Out of the tart pan.  I was happy the crust wasn't to overly prebaked.





                                        This mornings breakfast, sorry about the big bite out, couldn't help myself.  It really was a delicious tart.  I prepared all the  ingredients the evening before to make things a lot easier bake day.  I think making a natural sourdough bread that is shaped and has a final proof in the my frig overnight is a lot easier than making a bread with a commerical yeast the day of firing up the oven and least there is a lot less work and timing involved for me IMHO.








txfarmer's picture

Sending this to Yeastspotting.

Click here for my blog index.


Made these when I was fighting the crazy "double chocolate croissant" battle. Luckily these are not nearly as difficult, the procedure was similar to other sourdough soft sandwich breads I have posted about. Didn't even have to get dutch processed cocoa for it, the natural cocoa worked perfect, even though it did take extra time to knead the dough to full development. I bet dutch processed cocoa would work here too, if not better.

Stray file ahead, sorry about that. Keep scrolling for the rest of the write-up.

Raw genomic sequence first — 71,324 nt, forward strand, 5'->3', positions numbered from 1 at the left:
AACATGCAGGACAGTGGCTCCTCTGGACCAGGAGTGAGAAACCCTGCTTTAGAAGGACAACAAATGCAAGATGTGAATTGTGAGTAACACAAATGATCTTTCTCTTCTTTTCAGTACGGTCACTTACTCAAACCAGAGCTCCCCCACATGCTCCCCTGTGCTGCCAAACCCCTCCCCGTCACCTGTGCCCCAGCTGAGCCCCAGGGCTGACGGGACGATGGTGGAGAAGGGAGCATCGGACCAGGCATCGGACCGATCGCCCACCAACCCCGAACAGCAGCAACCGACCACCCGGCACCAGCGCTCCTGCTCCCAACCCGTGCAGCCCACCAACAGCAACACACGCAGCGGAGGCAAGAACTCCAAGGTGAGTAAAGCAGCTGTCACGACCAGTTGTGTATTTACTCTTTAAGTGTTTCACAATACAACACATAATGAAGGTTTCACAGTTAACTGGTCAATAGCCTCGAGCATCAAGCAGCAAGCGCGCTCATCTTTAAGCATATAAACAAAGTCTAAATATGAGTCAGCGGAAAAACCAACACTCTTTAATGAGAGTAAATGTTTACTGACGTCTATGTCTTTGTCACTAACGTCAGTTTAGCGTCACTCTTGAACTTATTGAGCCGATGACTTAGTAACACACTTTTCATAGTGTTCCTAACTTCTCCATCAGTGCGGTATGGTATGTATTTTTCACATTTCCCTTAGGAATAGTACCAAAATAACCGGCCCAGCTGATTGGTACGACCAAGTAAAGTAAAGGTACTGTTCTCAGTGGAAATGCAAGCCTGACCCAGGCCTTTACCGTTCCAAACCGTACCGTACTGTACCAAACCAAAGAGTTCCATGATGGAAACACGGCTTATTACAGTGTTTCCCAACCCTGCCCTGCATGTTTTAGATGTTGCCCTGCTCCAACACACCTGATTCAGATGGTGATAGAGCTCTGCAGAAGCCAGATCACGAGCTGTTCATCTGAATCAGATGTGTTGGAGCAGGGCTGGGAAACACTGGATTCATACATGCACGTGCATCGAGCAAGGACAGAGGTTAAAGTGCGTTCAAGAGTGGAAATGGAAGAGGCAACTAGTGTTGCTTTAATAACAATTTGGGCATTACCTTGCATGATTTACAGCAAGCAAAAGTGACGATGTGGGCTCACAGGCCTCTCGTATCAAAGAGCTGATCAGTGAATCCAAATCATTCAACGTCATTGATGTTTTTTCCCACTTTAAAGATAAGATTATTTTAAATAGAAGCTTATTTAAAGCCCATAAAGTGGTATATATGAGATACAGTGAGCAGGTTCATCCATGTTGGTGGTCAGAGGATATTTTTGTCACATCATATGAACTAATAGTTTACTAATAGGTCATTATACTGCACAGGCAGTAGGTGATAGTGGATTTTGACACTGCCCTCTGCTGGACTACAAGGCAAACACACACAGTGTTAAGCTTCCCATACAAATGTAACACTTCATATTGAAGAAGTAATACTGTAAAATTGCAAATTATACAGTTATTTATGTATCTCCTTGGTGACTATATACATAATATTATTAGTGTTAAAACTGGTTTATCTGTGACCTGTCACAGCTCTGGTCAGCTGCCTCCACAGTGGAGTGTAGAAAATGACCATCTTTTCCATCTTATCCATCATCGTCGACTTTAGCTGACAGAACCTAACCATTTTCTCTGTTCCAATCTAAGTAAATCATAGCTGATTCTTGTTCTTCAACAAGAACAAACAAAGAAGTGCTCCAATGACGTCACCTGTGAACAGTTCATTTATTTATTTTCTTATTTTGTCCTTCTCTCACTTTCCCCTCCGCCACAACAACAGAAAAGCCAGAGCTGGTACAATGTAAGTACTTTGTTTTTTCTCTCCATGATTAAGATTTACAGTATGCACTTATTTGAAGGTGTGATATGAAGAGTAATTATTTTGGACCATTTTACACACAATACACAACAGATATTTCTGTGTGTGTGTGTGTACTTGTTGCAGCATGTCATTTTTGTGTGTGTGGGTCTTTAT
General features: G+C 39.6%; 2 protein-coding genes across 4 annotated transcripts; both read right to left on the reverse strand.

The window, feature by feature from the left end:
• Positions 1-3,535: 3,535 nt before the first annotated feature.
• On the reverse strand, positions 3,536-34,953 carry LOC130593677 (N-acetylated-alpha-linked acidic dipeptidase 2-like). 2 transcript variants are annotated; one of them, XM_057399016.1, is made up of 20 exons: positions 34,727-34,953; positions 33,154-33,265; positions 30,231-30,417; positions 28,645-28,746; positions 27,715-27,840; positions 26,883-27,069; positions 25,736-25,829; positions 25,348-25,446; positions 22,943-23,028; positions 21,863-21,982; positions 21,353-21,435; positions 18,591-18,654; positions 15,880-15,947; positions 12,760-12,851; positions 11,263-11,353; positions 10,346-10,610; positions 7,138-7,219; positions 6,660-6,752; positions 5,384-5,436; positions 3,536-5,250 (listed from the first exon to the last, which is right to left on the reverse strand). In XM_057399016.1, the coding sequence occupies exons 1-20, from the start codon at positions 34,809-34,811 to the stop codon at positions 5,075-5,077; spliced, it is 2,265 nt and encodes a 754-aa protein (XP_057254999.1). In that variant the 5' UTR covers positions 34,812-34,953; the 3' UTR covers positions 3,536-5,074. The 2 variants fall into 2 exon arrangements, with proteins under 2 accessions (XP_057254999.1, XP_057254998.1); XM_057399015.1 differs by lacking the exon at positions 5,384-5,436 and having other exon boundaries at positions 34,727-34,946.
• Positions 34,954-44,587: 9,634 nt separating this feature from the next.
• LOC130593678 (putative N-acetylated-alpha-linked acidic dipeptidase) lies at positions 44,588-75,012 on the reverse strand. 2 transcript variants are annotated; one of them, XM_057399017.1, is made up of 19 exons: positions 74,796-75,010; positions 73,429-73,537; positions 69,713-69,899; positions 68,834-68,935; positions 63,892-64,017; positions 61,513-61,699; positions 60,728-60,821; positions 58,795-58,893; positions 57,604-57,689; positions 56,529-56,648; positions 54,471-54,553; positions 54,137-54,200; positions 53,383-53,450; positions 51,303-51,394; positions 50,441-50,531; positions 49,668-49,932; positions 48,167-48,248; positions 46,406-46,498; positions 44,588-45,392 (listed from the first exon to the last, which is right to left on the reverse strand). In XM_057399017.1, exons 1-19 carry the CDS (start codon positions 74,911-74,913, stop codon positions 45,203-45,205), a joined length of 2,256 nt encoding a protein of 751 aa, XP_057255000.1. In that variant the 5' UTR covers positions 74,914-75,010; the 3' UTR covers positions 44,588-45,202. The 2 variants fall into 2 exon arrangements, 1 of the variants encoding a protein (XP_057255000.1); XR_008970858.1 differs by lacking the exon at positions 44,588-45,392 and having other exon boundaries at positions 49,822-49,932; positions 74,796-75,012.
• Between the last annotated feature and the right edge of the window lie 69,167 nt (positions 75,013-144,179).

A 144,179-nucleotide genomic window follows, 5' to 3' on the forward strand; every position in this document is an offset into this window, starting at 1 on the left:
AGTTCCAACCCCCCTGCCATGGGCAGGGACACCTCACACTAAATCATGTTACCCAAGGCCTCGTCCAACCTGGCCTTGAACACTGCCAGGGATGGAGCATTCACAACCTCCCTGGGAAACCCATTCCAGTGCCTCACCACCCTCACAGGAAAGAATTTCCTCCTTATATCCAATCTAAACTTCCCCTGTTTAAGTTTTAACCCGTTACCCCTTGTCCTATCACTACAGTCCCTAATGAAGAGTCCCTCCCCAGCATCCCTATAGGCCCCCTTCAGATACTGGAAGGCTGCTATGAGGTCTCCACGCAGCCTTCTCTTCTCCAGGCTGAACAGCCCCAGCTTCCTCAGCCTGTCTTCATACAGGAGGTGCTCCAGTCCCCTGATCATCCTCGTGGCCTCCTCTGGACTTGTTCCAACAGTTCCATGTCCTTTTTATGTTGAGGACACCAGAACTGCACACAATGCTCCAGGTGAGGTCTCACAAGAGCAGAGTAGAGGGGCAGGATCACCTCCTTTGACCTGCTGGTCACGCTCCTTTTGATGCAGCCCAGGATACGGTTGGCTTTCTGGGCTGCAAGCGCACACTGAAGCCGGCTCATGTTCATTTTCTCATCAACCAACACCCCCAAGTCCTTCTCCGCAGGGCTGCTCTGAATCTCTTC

Another thing I noticed was that it proofed much faster than other similar loaves, I am guessing it's another side effect of natural cocoa powder too. Do keep an eye on it during proofing.

Sourdough Double Chocolate Soft Sandwich Loaf

Note: 19% of the flour is in levain

Note: total flour is 250g, fit my Chinese small-ish pullman pan. For 8X4 US loaf tin, I suggest to use about 270g of total flour. For KAF 13X4X4 pullman pan, I would suggest using about 430g of total flour.

- levain

starter (100%), 13g

water, 22g

bread flour, 41g

1. Mix and let fermentation at room temp (73F) for 12 hours.

- final dough

bread flour, 203g (I used half KAF bread flour and half KAF AP flour for a balance of chewiness and volume)

sugar, 38g

butter, 18g, softened

water, 137g

salt, 2g

egg, 24g

cocoa powder, 10g (natural or dutch processed)

chocolate pieces or chips, 20g